Eating meat is a lifestyle choice—even for animals
Since God created both humans and animals to eat only plants in the beginning (Genesis 1:29–30), where do meat-eaters come from? One fascinating example of a plant-eater consuming meat comes from reports from hunters in America that whitetail deer were eating animal remains.1
Hunters have noted for some time that deer have been spotted ‘nosing around’ the remains of previously shot and field-dressed deer (commonly called ‘gut piles’). Until recently, hunters generally assumed the deer were just trying to find mushrooms or apples that happened to be nearby.
Researchers were curious and decided to monitor carcasses over three years using trail cameras, and confirmed that deer actually do eat meat from these carcasses.2 Further, some deer have been discovered killing and eating songbirds trapped in netting.3
This study provides further evidence that many normally herbivorous creatures will engage in opportunistic carnivory.4 There are other examples of known herbivores which become active carnivores, hunting animals for food. For example, in New Zealand the kea, a type of parrot, often attacks sheep.5
The evidence shows that animals can move from a herbivorous diet to eating meat without any physical changes to accommodate carnivory. This indicates that many structures which we normally associate with eating plants and seeds can be used effectively as weapons to attack other animals, and animals can move back and forth between these lifestyles as circumstances change. Conversely, many normally-herbivorous creatures have structures associated with carnivory like sharp teeth and claws, such as the bamboo-eating panda—although they have been recorded eating meat as well.5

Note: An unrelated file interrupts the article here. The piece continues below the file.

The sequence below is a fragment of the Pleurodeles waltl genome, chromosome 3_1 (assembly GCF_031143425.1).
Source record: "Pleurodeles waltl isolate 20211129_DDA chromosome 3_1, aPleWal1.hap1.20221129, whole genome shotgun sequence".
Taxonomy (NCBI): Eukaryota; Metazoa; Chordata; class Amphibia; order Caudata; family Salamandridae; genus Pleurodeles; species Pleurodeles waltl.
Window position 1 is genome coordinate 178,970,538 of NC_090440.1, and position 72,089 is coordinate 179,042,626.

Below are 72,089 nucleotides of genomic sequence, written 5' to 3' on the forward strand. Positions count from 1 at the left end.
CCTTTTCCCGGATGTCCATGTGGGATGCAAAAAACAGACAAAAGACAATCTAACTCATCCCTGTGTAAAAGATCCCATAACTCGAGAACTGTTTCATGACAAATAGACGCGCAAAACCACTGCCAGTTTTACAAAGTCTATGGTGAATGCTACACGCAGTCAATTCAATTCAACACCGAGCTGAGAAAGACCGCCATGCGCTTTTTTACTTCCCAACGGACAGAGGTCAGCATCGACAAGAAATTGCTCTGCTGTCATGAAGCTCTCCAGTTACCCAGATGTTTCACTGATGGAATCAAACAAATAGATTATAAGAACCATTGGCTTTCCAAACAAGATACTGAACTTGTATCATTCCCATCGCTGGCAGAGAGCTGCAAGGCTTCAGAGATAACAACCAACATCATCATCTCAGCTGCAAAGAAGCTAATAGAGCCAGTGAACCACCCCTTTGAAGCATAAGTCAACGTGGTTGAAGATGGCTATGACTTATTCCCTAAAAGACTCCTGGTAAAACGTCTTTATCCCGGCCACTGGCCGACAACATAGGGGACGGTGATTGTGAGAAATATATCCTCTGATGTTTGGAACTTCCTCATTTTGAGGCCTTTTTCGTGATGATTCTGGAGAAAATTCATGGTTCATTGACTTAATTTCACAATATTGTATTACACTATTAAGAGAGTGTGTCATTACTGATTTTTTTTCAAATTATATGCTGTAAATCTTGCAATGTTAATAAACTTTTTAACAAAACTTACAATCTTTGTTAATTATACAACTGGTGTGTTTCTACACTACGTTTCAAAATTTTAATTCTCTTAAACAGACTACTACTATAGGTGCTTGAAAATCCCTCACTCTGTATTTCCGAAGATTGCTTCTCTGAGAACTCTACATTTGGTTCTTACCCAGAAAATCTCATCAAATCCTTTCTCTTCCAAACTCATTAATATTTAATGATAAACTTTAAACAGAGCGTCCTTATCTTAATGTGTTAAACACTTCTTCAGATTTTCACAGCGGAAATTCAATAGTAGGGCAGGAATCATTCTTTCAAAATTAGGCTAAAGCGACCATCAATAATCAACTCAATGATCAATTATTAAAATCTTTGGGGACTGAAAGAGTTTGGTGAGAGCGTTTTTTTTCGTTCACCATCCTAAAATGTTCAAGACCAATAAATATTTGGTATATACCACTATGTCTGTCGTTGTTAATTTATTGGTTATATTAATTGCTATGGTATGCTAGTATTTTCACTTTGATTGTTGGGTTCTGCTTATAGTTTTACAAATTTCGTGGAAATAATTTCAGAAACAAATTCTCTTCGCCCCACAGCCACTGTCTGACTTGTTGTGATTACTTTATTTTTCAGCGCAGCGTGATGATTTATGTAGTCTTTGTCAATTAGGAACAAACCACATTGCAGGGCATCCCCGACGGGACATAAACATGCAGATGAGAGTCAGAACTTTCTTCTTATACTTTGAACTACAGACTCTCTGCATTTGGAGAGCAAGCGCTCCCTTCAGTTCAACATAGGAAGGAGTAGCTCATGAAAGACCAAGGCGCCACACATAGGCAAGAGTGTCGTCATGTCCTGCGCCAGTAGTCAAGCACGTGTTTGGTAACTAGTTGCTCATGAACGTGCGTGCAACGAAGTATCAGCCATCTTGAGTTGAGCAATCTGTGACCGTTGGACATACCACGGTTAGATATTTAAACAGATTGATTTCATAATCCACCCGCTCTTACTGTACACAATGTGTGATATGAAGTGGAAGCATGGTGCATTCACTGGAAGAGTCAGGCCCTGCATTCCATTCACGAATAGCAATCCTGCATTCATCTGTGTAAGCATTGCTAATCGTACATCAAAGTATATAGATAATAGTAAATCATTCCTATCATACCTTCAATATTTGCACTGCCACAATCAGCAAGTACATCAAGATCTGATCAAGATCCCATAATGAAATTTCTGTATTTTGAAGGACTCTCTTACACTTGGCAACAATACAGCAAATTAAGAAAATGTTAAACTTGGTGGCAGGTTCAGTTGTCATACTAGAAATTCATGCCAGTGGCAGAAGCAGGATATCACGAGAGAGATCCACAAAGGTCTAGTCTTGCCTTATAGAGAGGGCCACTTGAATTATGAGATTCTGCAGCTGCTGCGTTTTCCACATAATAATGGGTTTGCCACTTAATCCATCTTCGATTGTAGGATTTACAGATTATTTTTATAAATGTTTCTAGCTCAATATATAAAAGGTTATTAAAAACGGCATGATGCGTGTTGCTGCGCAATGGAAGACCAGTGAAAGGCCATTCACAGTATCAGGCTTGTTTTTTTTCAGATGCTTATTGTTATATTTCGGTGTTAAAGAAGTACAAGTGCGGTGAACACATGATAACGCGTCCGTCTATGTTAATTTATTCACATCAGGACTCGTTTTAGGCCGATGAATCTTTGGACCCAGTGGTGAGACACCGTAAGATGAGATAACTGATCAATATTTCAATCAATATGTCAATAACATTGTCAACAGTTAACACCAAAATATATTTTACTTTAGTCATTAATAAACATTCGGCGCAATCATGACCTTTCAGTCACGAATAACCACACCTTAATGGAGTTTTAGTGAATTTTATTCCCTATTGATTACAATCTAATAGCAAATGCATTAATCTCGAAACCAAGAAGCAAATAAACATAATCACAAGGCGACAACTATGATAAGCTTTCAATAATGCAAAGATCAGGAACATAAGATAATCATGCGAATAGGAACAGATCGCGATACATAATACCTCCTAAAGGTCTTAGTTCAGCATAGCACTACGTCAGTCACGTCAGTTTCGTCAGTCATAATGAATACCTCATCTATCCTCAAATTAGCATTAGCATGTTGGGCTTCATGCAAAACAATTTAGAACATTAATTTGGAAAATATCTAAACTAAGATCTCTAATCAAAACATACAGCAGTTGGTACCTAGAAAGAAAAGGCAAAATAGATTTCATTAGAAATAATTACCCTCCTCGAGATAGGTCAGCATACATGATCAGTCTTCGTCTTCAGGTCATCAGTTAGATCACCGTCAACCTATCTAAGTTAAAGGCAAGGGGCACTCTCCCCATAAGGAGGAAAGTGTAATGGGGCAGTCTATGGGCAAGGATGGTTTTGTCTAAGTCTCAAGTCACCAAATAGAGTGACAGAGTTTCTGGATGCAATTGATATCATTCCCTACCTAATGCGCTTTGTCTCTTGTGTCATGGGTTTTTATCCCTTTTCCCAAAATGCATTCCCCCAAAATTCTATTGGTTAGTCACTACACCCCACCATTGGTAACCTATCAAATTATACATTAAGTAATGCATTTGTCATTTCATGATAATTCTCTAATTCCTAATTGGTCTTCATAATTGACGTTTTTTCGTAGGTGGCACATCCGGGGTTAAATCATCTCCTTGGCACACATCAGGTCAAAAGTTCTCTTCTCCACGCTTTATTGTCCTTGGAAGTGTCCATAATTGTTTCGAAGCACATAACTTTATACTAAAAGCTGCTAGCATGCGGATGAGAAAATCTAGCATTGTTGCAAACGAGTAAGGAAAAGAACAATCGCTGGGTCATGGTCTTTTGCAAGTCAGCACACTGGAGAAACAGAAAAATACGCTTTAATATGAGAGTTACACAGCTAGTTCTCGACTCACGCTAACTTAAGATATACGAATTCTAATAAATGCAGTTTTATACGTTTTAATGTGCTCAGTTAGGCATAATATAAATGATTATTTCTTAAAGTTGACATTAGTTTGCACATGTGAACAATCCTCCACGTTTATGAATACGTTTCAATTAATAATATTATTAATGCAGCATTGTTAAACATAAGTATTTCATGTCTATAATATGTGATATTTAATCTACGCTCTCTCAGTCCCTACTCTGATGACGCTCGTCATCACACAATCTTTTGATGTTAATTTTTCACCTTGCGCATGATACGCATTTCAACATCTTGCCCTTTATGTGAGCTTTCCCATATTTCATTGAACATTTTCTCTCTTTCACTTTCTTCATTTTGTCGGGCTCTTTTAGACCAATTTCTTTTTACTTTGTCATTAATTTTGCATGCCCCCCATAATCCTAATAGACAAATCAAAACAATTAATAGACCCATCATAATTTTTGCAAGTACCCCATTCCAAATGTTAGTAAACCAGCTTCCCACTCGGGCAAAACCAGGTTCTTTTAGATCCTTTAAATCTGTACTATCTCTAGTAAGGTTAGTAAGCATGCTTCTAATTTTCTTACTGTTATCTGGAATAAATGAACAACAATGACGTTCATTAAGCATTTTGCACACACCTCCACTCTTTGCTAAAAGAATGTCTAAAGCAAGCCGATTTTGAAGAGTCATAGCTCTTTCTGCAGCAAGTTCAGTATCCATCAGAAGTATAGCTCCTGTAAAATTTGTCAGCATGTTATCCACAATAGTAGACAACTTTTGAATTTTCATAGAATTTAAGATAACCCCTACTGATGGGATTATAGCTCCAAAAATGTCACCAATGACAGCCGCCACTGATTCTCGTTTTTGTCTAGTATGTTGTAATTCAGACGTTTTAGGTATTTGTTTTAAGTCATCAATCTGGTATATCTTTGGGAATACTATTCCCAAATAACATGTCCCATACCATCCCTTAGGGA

Observations like these corroborate the biblical account of origins, where all animals were originally plant-eating, and only moved toward a lifestyle of carnivory after the Fall.6 One possibility is that many seemingly carnivorous design features were used for other purposes prior to the Fall. When a creature’s features seem explicitly designed for carnivory, e.g. jellyfish stings with a catapult mechanism,7 God may have pre-programmed them to ‘switch on’ after the Fall, according to His foreknowledge.
God also promises us an eventual return to an Edenic state, where the “wolf shall dwell with the lamb” (Isaiah 11:6).8 Near the end of the Bible, we see that death, disease, suffering and carnivory will all come to an end, because the Curse will be lifted and the Tree of Life will flourish (Revelation 21:4, 22:2–3).9 As Christians we may joyfully look forward to that day!
References and notes
- Howlett, D., Carnivorous Deer, outdoorlife .com, accessed 5 May 2016. Return to text.
- Mulligan, D., Undercover omnivores espn.go.com, 14 October 2009. Return to text.
- Bittel, J., The violence of the lambs: animal vegetarians who dabble in flesh, earthtouchnews.com, 23 January 2015. Return to text.
- See creation.com/carnivory. Return to text.
- Wild panda spotted eating meat in China, telegraph.co.uk, 30 December 2011. Return to text.
- See Sarfati, J., When did animals become carnivorous? creation.com/carnivory-fall, 31 August 2014. Return to text.
- Catchpoole, D., Skeptics challenge: a ‘God of love’ created a killer jellyfish? Creation 25(4):34–35, 2003; creation.com/killer-jellyfish. Return to text.
- Gurney, R., The carnivorous nature and suffering of animals, J. Creation 18(3):70–75, 2004; creation.com/carniv. Return to text.
- Cosner, L. and Bates, G., The new earth: Christ’s victory over the Fall, creation.com/new-earth, 20 April 2014. Return to text.